“I will make this prediction to you: by the time I leave, you won’t recognize this sport,” he said a year ago. “It’s going to be that much more popular and we’ll have branched out into so many other things." - Bud Selig
The timing could not have been more perfect.
The very day that President Obama announced his intention to cap salaries for executives who take "bailout" funds at a meager $500,000, reports surfaced that Commissioner Bug Selig pocketed over $18,000,000 in fiscal year 2007.
That's 36 times what Dustin Pedroia made. Selig's $880,000 expense package was almost what Ryan Howard made that season ($900,000). According to MLB, 79.5 million people went to games in '07. In other words, you and I gave Bud Selig a quarter for every game we attended.
I'm not opposed to ridiculous salaries for executives. If a business has wild success and wants to keep its top talent in place, they might have to splurge a bit. As long as they stay profitable, who am I to say anything?
It's not the number that bothers me, but the car salesman they're giving it to. For all Bud Selig wants to boast about expanding baseball and how we're living in a "golden age" (I'm not joking, he actually said this ), the truth remains as crystal-clear as an HDTV broadcast:
World Series Television Viewers, 1975: 36 million
World Series Television Viewers, 1980: 42 million
World Series Television Viewers, 1985: 35 million
World Series Television Viewers, 1990: 30 million
World Series Television Viewers, 1995: 29 million
World Series Television Viewers, 2000: 18 million
World Series Television Viewers, 2005: 17 million 
Selig took over as acting commissioner in 1994 and on a permanent basis in 1998.
Under Bud, the World Series has not only moved to FOX, but it has also been demoted from a significant event to a water-cooler afterthought. And it isn't because of the markets involved, either. The thrilling Twins-Braves series of '91 brought in almost 36 million viewers.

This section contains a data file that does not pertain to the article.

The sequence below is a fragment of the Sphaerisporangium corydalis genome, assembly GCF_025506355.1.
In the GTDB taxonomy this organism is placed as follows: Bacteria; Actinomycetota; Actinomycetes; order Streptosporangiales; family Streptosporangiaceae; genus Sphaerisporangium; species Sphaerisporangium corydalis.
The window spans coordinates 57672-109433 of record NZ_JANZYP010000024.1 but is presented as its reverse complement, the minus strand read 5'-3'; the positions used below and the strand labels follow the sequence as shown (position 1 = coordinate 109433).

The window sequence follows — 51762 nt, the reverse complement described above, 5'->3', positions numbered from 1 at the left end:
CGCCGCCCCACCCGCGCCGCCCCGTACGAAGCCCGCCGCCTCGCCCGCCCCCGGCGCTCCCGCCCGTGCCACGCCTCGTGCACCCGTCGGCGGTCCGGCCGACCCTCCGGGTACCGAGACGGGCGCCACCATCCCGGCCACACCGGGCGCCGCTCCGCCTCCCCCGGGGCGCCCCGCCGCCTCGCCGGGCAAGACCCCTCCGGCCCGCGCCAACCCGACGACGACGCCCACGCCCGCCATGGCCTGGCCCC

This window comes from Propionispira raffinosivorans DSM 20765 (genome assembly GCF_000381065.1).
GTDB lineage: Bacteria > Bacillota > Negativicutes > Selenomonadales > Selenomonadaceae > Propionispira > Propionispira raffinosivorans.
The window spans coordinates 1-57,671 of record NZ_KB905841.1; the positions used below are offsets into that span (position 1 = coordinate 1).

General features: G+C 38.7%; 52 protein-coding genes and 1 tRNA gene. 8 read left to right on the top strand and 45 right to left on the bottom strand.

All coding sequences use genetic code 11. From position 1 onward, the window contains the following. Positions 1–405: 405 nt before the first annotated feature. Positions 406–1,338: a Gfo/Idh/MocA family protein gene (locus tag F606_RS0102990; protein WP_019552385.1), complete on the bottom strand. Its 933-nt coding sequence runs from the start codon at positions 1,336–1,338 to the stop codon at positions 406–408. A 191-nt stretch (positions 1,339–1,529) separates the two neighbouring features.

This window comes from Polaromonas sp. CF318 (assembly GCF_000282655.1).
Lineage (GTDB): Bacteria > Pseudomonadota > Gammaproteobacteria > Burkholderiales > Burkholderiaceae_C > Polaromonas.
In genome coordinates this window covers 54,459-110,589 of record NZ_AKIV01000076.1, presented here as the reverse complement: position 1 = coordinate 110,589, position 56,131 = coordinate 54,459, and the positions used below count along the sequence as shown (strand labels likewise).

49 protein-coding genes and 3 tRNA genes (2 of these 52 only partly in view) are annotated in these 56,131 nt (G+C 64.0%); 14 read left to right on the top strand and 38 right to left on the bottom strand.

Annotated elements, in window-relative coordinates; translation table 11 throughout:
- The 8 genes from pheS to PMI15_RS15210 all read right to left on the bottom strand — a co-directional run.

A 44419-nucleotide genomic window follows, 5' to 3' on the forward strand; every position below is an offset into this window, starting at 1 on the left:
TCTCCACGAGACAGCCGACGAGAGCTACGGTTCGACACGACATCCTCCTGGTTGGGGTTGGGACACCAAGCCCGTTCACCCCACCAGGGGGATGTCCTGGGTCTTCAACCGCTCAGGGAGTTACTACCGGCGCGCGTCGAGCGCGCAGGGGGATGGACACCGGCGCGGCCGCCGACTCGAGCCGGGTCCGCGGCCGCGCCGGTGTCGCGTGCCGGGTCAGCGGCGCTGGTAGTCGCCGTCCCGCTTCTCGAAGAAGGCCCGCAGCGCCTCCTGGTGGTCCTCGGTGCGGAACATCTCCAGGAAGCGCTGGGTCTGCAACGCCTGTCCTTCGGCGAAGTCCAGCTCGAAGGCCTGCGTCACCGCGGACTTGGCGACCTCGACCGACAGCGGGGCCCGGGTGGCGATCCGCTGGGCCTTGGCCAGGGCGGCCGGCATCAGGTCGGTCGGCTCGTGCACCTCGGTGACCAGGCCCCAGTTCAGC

In 2008, only 13.6 million tuned in.
"You won't recognize the sport."
No, I won't, Bud. People used to talk about baseball. Once upon a time, it would have mattered when Philadelphia had their Phillies winning their first title in almost 30 years.
The annals of acerbic talk radio have well-cataloged additional Bud Selig criticisms:
He allowed the All-Star game to end in a tie, that communist mechanism reserved only for soccer and old-school college football.
He sold advertising on the bases to a Japanese company.
He stood smiling over a homerun infused steroid era, subsequently allowing continued moral clouds to develop around the national pastime through complete inaction, thereby allowing Congress to parade some of his legends to a hearing and casting doubts on many other 90s greats.
He brought forth the World Baseball Classic in an attempt to expand baseball's fan base while damaging his own domestic product in the short-term.
He was instrumental in demolishing individual league offices, a move that weakened baseball's character strength of having two separate leagues (personal opinion, I know).
He tried to contract two teams in a completely botched behind-the-scenes move.
I'm sure there are many more if I sat and thought for a longer period of time, but the end-result is that during his decade of power, Bud Selig has yet to expand the game internationally at a pace more significant than any other sport, and there's ample proof the game's popularity has fallen domestically.
In his defense, he often cites raw attendance figures, which have increased during his reign. But a closer look reveals the increase is not as great as it seems. In terms of capacity, the number of teams at 75 percent or better in 2002 were 12. In 2008, the number was 13.